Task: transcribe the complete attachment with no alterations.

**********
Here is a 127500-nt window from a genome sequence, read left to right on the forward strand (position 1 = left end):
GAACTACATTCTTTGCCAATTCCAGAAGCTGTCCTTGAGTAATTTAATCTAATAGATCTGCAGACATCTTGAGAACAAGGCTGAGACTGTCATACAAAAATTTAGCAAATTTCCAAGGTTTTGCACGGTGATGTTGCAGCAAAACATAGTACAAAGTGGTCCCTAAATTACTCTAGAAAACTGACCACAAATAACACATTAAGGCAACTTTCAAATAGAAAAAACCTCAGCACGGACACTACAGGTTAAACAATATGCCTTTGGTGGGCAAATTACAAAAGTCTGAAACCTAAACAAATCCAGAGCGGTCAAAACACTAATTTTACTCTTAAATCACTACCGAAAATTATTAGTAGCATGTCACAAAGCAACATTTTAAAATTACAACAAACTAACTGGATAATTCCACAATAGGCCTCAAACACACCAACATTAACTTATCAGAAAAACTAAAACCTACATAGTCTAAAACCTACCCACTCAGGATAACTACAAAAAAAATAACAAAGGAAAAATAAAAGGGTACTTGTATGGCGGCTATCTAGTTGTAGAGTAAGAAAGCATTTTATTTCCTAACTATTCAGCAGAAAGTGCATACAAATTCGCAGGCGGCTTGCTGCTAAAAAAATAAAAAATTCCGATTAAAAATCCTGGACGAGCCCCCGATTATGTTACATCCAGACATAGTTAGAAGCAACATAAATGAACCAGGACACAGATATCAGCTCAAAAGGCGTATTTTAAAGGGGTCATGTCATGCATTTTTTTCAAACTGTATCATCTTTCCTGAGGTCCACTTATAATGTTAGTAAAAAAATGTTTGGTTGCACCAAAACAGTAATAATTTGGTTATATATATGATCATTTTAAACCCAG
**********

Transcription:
Here is a 127500-nt window from a genome sequence, read left to right on the forward strand (position 1 = left end):
GAACTACATTCTTTGCCAATTCCAGAAGCTGTCCTTGAGTAATTTAATCTAATAGATCTGCAGACATCTTGAGAACAAGGCTGAGACTGTCATACAAAAATTTAGCAAATTTCCAAGGTTTTGCACGGTGATGTTGCAGCAAAACATAGTACAAAGTGGTCCCTAAATTACTCTAGAAAACTGACCACAAATAACACATTAAGGCAACTTTCAAATAGAAAAAACCTCAGCACGGACACTACAGGTTAAACAATATGCCTTTGGTGGGCAAATTACAAAAGTCTGAAACCTAAACAAATCCAGAGCGGTCAAAACACTAATTTTACTCTTAAATCACTACCGAAAATTATTAGTAGCATGTCACAAAGCAACATTTTAAAATTACAACAAACTAACTGGATAATTCCACAATAGGCCTCAAACACACCAACATTAACTTATCAGAAAAACTAAAACCTACATAGTCTAAAACCTACCCACTCAGGATAACTACAAAAAAAATAACAAAGGAAAAATAAAAGGGTACTTGTATGGCGGCTATCTAGTTGTAGAGTAAGAAAGCATTTTATTTCCTAACTATTCAGCAGAAAGTGCATACAAATTCGCAGGCGGCTTGCTGCTAAAAAAATAAAAAATTCCGATTAAAAATCCTGGACGAGCCCCCGATTATGTTACATCCAGACATAGTTAGAAGCAACATAAATGAACCAGGACACAGATATCAGCTCAAAAGGCGTATTTTAAAGGGGTCATGTCATGCATTTTTTTCAAACTGTATCATCTTTCCTGAGGTCCACTTATAATGTTAGTAAAAAAATGTTTGGTTGCACCAAAACAGTAATAATTTGGTTATATATATGATCATTTTAAACCCAG